This persecution of Roma was not limited to Nazi Germany, but occurred also in Croatia and Hungary in 1944, and other countries who collaborated with the Nazis. In the Netherlands, the occupation authorities interned and later deported its Roma population. The French Vichy regime detained more than 6,000 Roma in the 31 camps in France, mainly at Montreuill-Bellay, where over 2,000 were held under the surveillance of the French police. President Francois Hollande confessed in October 2016 that France had broad responsibility for the internment of thousands of Roma by the Vichy regime. 

A secret document signed by Himmler in March 1944 in Nazi bureaucratic language reveals the genocide reality. Prohibitions against Jews and Gypsies, he wrote, were no longer necessary because of the “accomplished evacuation and isolation” by the secret police and intelligence authorities. Roma and Jews had been removed from the Reich. In December 1942, Himmler had ordered the deportation of all Roma from the German Reich. More than 23,000 Roma and Sinti were murdered at Auschwitz, plus killings by Wehrmacht units and death squads. Croatia killed 25,000 Roma, almost the whole population, and had a major concentration camp at Jasenovac, the “Auschwitz of the Balkans,” run by the Croatian military and secret police, not the Nazis.  Photos show Serbian gendarmes taking Roma to their execution.  Bulgaria wanted to solve the gypsy problem, for them non-native Europeans, by putting them in reservations.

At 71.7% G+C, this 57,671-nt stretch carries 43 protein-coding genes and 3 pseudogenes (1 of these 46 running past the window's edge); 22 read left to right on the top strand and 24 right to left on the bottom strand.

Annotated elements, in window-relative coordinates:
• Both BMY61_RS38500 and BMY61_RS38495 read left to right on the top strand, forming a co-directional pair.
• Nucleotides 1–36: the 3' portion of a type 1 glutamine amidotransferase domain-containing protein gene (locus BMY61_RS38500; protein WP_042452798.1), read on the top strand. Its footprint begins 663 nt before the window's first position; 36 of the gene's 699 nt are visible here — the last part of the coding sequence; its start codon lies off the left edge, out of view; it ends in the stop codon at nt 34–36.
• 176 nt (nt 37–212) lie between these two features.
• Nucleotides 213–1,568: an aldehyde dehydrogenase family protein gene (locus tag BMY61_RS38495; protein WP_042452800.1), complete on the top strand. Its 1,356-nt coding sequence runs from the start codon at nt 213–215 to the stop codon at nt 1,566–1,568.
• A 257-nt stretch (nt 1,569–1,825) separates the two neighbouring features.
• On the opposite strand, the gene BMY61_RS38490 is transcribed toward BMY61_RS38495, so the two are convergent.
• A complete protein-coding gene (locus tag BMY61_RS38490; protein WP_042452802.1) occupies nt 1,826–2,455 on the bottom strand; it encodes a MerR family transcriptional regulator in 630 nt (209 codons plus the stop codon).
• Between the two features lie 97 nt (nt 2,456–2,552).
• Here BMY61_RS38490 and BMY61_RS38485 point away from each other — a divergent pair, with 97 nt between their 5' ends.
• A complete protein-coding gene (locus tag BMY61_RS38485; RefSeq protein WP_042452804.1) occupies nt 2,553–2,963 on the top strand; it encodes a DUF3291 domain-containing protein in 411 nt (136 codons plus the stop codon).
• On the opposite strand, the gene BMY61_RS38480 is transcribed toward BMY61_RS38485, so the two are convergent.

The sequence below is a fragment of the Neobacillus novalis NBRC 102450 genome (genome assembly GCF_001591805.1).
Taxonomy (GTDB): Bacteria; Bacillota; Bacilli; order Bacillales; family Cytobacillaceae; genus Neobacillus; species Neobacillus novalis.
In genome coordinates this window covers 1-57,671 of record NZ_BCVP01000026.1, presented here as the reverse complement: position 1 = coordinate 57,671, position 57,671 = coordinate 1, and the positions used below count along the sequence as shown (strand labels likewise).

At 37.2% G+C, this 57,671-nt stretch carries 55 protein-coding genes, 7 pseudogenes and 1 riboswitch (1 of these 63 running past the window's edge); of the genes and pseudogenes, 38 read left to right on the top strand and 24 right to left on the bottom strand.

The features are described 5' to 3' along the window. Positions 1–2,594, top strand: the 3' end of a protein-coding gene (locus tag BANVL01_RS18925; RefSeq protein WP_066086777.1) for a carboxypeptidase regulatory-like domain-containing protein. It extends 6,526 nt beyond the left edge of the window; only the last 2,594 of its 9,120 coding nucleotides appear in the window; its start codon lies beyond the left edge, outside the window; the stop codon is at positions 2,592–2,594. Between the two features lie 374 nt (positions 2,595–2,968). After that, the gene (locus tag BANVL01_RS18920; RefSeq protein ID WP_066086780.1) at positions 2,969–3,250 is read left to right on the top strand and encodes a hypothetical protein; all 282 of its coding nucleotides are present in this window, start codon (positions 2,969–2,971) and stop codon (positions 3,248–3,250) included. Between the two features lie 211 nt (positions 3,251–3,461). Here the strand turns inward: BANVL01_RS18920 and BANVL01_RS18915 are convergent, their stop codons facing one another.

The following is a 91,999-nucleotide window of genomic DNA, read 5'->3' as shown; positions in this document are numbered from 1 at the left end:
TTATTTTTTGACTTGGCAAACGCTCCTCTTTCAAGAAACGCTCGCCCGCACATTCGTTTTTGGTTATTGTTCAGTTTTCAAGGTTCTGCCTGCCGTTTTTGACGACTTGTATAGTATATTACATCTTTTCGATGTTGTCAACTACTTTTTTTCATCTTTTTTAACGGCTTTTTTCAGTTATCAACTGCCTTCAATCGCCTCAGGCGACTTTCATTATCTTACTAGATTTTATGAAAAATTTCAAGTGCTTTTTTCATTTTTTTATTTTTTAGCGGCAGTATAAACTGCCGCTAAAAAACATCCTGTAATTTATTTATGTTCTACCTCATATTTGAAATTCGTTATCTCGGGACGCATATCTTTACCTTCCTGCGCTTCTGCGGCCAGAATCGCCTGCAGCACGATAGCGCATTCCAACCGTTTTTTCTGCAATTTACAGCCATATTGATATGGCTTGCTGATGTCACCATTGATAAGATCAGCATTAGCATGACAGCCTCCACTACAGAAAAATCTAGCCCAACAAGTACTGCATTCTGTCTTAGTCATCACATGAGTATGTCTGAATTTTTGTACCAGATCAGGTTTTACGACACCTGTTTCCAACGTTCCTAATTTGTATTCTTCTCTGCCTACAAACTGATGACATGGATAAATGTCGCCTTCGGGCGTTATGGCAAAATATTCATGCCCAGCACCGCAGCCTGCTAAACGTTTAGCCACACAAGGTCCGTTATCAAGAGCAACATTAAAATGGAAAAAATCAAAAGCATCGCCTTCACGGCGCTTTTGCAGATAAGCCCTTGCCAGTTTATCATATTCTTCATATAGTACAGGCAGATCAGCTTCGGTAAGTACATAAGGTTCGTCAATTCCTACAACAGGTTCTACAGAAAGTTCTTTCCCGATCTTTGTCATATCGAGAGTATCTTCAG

Postwar Germany at first refused to recognize treatment of Roma as genocide committed for racial reasons, but rather spoke of their social and criminal behavior. Only in 1979 did West Germany identify the Nazi persecution of Roma as racially motivated, and began providing compensation for their suffering, and in 1982 acknowledged that Roma and Sinti had been victims of racial persecution by the Nazis.  

In Europe today there is no political lobby concerned with Roma welfare. The Wiener exhibition in London may change this. Already signs of change have appeared. In 2011, Poland officially adopted August 2 as the day to commemorate the memory of the 2,897 Roma killed in that one night in 1944 in Auschwitz.  Earlier, a federal court in Germany in 1956 held that the deportations of Roma had not been for racial reasons, but a pre-emptive criminal measure. However, in 1985 the German legislature endorsed an apology for genocide committed by the previous regime.  On October 2012, a memorial was held in Germany at which Chancellor Angela Merkel spoke. The monument was designed by an Israeli artist, Dani Karavan, and is located near the Reichstag and memorials for the Holocaust.